Ask any veteran how many places they have lived and they’ll probably start naming off numerous cities, states, and even countries. Few people move as many times as active military, and finding a new home in a new location with each change of a military base can be difficult, especially for those with growing families. Luckily, the Veterans Affairs office offers veterans and active duty military an excellent opportunity to take advantage of low VA home loan rates.
Those who are not active duty, or a veteran of any division of the military, have to pay for what is known as “private loan insurance,” or a small annual or monthly premium that insures the bank against loss should the borrower default on his or her loan. Ordinarily, escaping private mortgage insurance means that the borrower has to put up 20% of the purchase price as a down payment, which, in many markets, is far too much for most middle class families to afford.
Veterans, however, are rewarded with special treatment from the US Department of Veterans Affairs. The office provides its own money to insure the loan against loss; meaning that it is the Federal Government, not the borrower (through a down payment) or the private insurance company (through PMI insurance) that is on the hook for making good on any unpaid mortgages, or repossessed property.
In exchange for their service in the US Military, veterans can seek a VA loan which allows them to borrow as much as 103.15% of the total purchase price of their home, far more than a civilian borrower could expect to finance. Second mortgages are also offered for as much as 20% of the home’s value after the homeowner has built up significant equity to enable them to borrow from their house a second time.
A VA loan isn’t entirely free, though. Veterans must be willing to pay anywhere from 0-3.15% of the mortgage amount directly to the VA, which can be added to the loan, or financed in other methods, to cover the cost of the VA’s insurance. Even at 3.15% of the home value, this amount is significantly lower than private mortgage insurance, and borrowers with good credit may find that they pay nothing for the VA to insure their new mortgage—a win, win situation.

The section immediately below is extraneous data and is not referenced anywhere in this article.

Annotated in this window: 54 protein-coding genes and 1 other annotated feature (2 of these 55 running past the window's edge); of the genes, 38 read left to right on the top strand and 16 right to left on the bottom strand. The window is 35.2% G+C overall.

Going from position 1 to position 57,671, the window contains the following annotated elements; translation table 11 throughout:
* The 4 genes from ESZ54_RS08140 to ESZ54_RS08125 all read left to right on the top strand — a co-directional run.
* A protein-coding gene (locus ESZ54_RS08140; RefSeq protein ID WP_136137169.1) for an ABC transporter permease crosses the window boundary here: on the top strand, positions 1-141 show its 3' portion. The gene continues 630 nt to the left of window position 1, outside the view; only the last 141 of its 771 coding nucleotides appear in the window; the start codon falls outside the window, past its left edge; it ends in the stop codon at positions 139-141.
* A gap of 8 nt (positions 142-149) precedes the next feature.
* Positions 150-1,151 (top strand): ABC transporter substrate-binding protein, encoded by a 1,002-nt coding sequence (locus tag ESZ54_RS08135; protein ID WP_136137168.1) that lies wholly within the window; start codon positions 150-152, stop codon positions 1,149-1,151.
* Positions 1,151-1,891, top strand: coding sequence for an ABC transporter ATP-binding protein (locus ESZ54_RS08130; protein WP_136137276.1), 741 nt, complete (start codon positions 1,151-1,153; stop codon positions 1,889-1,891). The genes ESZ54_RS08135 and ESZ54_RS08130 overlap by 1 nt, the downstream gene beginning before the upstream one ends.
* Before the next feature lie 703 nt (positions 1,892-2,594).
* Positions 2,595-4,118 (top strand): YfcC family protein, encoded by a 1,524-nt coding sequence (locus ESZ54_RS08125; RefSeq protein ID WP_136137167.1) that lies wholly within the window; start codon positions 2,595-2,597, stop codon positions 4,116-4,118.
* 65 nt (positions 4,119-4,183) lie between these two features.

To purchase a home, active duty military would pay a funding fee of 2.15% if they put nothing down, 1.5% if they put down an amount between 5% and 10%, and 1.25% if they put down 10% or more.
This funding fee, which can stress new, cash-poor borrowers, is covered easily by the VA’s flexibility in allowing home sellers to price the cost of closing the sale into the home if these costs do not exceed more than 6% of the home’s value. Thus, if a borrower did not have the cash on hand to pay out of pocket for thousands of dollars of closing costs, the seller can offer to pay them for the borrower, and can price this into the home. It isn’t uncommon for VA deals to be agreed in two parts; either the borrower offers $x or $x plus closing costs for the home. Sellers find that paying the selling costs isn’t much of a big deal, as they get it back in a larger lump sum for their home, and veterans secure a new home without paying out of pocket.
How Much Can Veterans Borrow?
VA home loans have a cap, much like any other residential home loan that is insured by the FHA. This cap, which rests at $417,000 in most middle-class, middle-American markets, can rise as high as $1.1 million in higher-priced locales. This cap is only for homes which are financed without a down payment, so in putting down a small amount of money toward their home purchase, veterans can exceed this cap upon approval of the VA office.
Acceptance and Rates
Getting accepted for a VA loan is easier than other types of home mortgages. For one, the VA looks only at your credit score as a guide, and instead evaluates your history in paying back your debts, and your current “debt-to-income” ratio.
The lender, on the other hand, usually requires that you have some credit history, and preference is given to borrowers who cross the 620 threshold in their FICO credit scores. Rates vary based on your credit score; however, borrowers with 650+ credit scores should earn rates as low as 2-3% over the prime rate. The prime rate is the rate at which banks lend to other banks, and it can be found either by calling the bank, or by looking in a financial publication such as the Wall Street Journal. The rate fluctuates daily based on market activity.